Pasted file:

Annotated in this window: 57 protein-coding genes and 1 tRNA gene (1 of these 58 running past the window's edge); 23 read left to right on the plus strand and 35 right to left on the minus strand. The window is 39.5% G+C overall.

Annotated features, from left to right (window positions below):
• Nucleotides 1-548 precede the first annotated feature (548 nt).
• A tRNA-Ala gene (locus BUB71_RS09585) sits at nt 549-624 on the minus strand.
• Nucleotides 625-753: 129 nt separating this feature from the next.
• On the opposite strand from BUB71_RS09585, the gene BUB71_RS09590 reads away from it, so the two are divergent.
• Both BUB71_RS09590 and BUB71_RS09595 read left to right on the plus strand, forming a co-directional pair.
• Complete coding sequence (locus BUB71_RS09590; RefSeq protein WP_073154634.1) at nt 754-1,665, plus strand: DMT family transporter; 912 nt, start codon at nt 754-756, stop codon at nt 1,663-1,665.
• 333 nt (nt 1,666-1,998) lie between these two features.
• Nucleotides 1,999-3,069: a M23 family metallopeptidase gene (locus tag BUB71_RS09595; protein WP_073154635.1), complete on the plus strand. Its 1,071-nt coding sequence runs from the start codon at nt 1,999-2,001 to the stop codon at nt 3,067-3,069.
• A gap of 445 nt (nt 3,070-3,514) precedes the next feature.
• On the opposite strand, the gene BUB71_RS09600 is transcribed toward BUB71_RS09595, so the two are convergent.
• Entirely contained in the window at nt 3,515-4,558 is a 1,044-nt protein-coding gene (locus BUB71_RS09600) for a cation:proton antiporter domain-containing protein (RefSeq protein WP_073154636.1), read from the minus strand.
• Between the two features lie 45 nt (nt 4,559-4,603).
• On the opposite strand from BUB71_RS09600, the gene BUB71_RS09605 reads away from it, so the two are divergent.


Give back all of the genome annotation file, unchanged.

Annotated in this window: 57 protein-coding genes and 1 tRNA gene (1 of these 58 running past the window's edge); 23 read left to right on the plus strand and 35 right to left on the minus strand. The window is 39.5% G+C overall.

Annotated features, from left to right (window positions below):
• Nucleotides 1-548 precede the first annotated feature (548 nt).
• A tRNA-Ala gene (locus BUB71_RS09585) sits at nt 549-624 on the minus strand.
• Nucleotides 625-753: 129 nt separating this feature from the next.
• On the opposite strand from BUB71_RS09585, the gene BUB71_RS09590 reads away from it, so the two are divergent.
• Both BUB71_RS09590 and BUB71_RS09595 read left to right on the plus strand, forming a co-directional pair.
• Complete coding sequence (locus BUB71_RS09590; RefSeq protein WP_073154634.1) at nt 754-1,665, plus strand: DMT family transporter; 912 nt, start codon at nt 754-756, stop codon at nt 1,663-1,665.
• 333 nt (nt 1,666-1,998) lie between these two features.
• Nucleotides 1,999-3,069: a M23 family metallopeptidase gene (locus tag BUB71_RS09595; protein WP_073154635.1), complete on the plus strand. Its 1,071-nt coding sequence runs from the start codon at nt 1,999-2,001 to the stop codon at nt 3,067-3,069.
• A gap of 445 nt (nt 3,070-3,514) precedes the next feature.
• On the opposite strand, the gene BUB71_RS09600 is transcribed toward BUB71_RS09595, so the two are convergent.
• Entirely contained in the window at nt 3,515-4,558 is a 1,044-nt protein-coding gene (locus BUB71_RS09600) for a cation:proton antiporter domain-containing protein (RefSeq protein WP_073154636.1), read from the minus strand.
• Between the two features lie 45 nt (nt 4,559-4,603).
• On the opposite strand from BUB71_RS09600, the gene BUB71_RS09605 reads away from it, so the two are divergent.